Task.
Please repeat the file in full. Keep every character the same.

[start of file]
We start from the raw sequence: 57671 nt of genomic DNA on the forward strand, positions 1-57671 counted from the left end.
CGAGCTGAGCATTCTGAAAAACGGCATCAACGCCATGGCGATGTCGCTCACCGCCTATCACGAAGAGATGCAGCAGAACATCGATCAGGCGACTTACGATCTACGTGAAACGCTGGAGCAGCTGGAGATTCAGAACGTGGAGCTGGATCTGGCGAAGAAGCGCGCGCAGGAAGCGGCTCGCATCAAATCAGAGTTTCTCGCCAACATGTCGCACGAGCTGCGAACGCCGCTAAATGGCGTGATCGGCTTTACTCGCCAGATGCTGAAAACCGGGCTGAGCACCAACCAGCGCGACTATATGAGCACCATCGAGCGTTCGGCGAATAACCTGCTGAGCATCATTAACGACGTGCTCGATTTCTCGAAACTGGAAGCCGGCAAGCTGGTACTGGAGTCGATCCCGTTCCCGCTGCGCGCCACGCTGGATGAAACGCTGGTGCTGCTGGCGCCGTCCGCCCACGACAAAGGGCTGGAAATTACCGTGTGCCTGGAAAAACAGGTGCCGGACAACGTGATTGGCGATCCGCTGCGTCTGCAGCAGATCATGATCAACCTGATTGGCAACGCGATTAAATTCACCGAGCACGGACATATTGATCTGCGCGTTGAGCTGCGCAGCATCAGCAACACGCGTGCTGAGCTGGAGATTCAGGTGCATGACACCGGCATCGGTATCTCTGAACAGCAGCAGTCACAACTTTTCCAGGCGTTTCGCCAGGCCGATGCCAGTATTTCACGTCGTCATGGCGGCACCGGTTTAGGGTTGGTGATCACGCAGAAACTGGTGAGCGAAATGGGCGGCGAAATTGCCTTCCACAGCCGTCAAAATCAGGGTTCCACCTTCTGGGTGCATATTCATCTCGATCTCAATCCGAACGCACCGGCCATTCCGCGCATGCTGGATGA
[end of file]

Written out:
We start from the raw sequence: 57671 nt of genomic DNA on the forward strand, positions 1-57671 counted from the left end.
CGAGCTGAGCATTCTGAAAAACGGCATCAACGCCATGGCGATGTCGCTCACCGCCTATCACGAAGAGATGCAGCAGAACATCGATCAGGCGACTTACGATCTACGTGAAACGCTGGAGCAGCTGGAGATTCAGAACGTGGAGCTGGATCTGGCGAAGAAGCGCGCGCAGGAAGCGGCTCGCATCAAATCAGAGTTTCTCGCCAACATGTCGCACGAGCTGCGAACGCCGCTAAATGGCGTGATCGGCTTTACTCGCCAGATGCTGAAAACCGGGCTGAGCACCAACCAGCGCGACTATATGAGCACCATCGAGCGTTCGGCGAATAACCTGCTGAGCATCATTAACGACGTGCTCGATTTCTCGAAACTGGAAGCCGGCAAGCTGGTACTGGAGTCGATCCCGTTCCCGCTGCGCGCCACGCTGGATGAAACGCTGGTGCTGCTGGCGCCGTCCGCCCACGACAAAGGGCTGGAAATTACCGTGTGCCTGGAAAAACAGGTGCCGGACAACGTGATTGGCGATCCGCTGCGTCTGCAGCAGATCATGATCAACCTGATTGGCAACGCGATTAAATTCACCGAGCACGGACATATTGATCTGCGCGTTGAGCTGCGCAGCATCAGCAACACGCGTGCTGAGCTGGAGATTCAGGTGCATGACACCGGCATCGGTATCTCTGAACAGCAGCAGTCACAACTTTTCCAGGCGTTTCGCCAGGCCGATGCCAGTATTTCACGTCGTCATGGCGGCACCGGTTTAGGGTTGGTGATCACGCAGAAACTGGTGAGCGAAATGGGCGGCGAAATTGCCTTCCACAGCCGTCAAAATCAGGGTTCCACCTTCTGGGTGCATATTCATCTCGATCTCAATCCGAACGCACCGGCCATTCCGCGCATGCTGGATGA